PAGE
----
LITTLE ROCK, Ark. – In 2018, 547 people died by suicide in Arkansas, making it the leading cause of violent death that year. The Arkansas Department of Health (ADH) and partners want Arkansans to know there is help and hope.
ADH and the Arkansas Department of Veterans Affairs came together for a Suicide Prevention Awareness Month event at the State Capitol earlier this month to discuss the state’s efforts to reduce the number of suicide-related deaths.
Dr. Nate Smith, Secretary of Health, spoke in detail about the public health impact of suicide, including steps the ADH is taking to combat the high rate of suicides in the state. These steps include training community leaders and educators about how to help prevent suicides and running campaigns such as “Let’s Talk About It,” which promotes the National Suicide Prevention Lifeline.
“Where there’s help, there’s hope,” said Dr. Smith. “The Arkansas Department of Health is committed to providing help to Arkansans in the midst of crisis when they need it the most through training community leaders, education, and the Arkansas Lifeline Call Center.”
Over 1,000 Arkansans call the Arkansas Lifeline Call Center each month. The call center, mandated by Act 811 of 2017 and opened in December 2017, answers calls to the national line made in Arkansas. It is housed by ADH. On average, forty-six Arkansans per month lose their battles with mental illness. Veterans are particularly vulnerable.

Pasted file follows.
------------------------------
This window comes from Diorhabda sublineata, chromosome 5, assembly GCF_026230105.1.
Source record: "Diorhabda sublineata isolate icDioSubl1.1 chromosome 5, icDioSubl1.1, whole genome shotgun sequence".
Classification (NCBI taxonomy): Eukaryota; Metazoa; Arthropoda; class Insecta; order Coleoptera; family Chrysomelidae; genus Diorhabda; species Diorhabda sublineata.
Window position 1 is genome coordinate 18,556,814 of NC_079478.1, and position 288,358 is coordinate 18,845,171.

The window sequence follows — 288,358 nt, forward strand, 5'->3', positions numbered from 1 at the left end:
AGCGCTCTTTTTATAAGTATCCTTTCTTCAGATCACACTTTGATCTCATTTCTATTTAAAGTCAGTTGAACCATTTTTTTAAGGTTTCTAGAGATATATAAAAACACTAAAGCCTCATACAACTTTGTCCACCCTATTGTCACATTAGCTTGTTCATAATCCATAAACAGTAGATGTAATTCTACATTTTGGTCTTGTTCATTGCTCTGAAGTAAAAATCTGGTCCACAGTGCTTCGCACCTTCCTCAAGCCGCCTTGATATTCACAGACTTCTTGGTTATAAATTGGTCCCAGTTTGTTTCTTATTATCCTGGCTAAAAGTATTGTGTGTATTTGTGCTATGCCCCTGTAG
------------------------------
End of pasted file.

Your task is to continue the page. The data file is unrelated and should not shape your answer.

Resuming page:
“The VA stats are: an average of 20 Veterans die by suicide each day. About six of the 20 are recent users of Veterans Health Administration services. On average, there are 93 suicides among the general U.S. non-Veteran adult population per day,” Secretary of Arkansas Department of Veterans Affairs Nate Todd said. “This is our challenge. We all need to watch over each other. All veterans, non-veterans and their friends and family can become partners in this fight to reduce suicide and veteran suicide in our country.”
An important component for the suicide prevention program is improving continuity of care and follow-up for individuals identified at-risk. The suicide prevention program is implementing integrated networks of care for communities to ensure that follow-up care and evidence-based treatments are effectively in place.
“No one organization can tackle suicide prevention alone. To save lives, multiple systems must work in a coordinated way to reach those in suicidal crisis where they are; the state needs partners and like-minded groups across all service sectors to help reduce the number of suicides,” said Dr. Smith.
The National Suicide Prevention Lifeline number is 1-800-273-TALK (8255). Veterans can access the Veteran Crisis Line by calling the national line and pressing 1. Anyone can also text the crisis line by sending TALK to 741741, or chat online at www.chat.suicidepreventionlifeline.org.
The ADH Injury and Violence Prevention Section works to prevent suicides through education, resources, and awareness. To learn more about the trainings and resources that are available for your group, business, or school, visit http://www.healthy.arkansas.gov/programs-services/topics/suicide-prevention.